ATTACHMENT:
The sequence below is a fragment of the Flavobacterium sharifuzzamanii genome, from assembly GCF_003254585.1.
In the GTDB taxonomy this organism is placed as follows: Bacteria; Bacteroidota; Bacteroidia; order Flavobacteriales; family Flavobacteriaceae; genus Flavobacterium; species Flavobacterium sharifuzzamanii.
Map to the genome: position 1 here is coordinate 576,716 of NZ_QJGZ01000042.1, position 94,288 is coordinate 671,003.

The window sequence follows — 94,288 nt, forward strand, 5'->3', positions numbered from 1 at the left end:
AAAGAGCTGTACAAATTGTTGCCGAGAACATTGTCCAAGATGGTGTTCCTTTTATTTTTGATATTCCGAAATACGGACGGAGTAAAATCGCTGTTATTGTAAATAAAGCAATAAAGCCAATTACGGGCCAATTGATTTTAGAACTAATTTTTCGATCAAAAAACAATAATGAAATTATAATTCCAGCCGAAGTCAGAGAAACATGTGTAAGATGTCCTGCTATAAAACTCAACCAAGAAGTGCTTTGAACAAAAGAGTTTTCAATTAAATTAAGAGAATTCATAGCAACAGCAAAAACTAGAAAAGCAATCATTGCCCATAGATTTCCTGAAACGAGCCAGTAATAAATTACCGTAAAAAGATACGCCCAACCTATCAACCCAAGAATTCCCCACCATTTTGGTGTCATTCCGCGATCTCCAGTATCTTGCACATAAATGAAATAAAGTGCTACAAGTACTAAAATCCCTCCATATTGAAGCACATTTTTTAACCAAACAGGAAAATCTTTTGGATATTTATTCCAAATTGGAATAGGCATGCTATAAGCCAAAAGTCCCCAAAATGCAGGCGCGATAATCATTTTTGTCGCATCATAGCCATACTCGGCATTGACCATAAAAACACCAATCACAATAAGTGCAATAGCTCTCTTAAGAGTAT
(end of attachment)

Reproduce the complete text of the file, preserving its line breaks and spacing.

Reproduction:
The sequence below is a fragment of the Flavobacterium sharifuzzamanii genome, from assembly GCF_003254585.1.
In the GTDB taxonomy this organism is placed as follows: Bacteria; Bacteroidota; Bacteroidia; order Flavobacteriales; family Flavobacteriaceae; genus Flavobacterium; species Flavobacterium sharifuzzamanii.
Map to the genome: position 1 here is coordinate 576,716 of NZ_QJGZ01000042.1, position 94,288 is coordinate 671,003.

The window sequence follows — 94,288 nt, forward strand, 5'->3', positions numbered from 1 at the left end:
AAAGAGCTGTACAAATTGTTGCCGAGAACATTGTCCAAGATGGTGTTCCTTTTATTTTTGATATTCCGAAATACGGACGGAGTAAAATCGCTGTTATTGTAAATAAAGCAATAAAGCCAATTACGGGCCAATTGATTTTAGAACTAATTTTTCGATCAAAAAACAATAATGAAATTATAATTCCAGCCGAAGTCAGAGAAACATGTGTAAGATGTCCTGCTATAAAACTCAACCAAGAAGTGCTTTGAACAAAAGAGTTTTCAATTAAATTAAGAGAATTCATAGCAACAGCAAAAACTAGAAAAGCAATCATTGCCCATAGATTTCCTGAAACGAGCCAGTAATAAATTACCGTAAAAAGATACGCCCAACCTATCAACCCAAGAATTCCCCACCATTTTGGTGTCATTCCGCGATCTCCAGTATCTTGCACATAAATGAAATAAAGTGCTACAAGTACTAAAATCCCTCCATATTGAAGCACATTTTTTAACCAAACAGGAAAATCTTTTGGATATTTATTCCAAATTGGAATAGGCATGCTATAAGCCAAAAGTCCCCAAAATGCAGGCGCGATAATCATTTTTGTCGCATCATAGCCATACTCGGCATTGACCATAAAAACACCAATCACAATAAGTGCAATAGCTCTCTTAAGAGTAT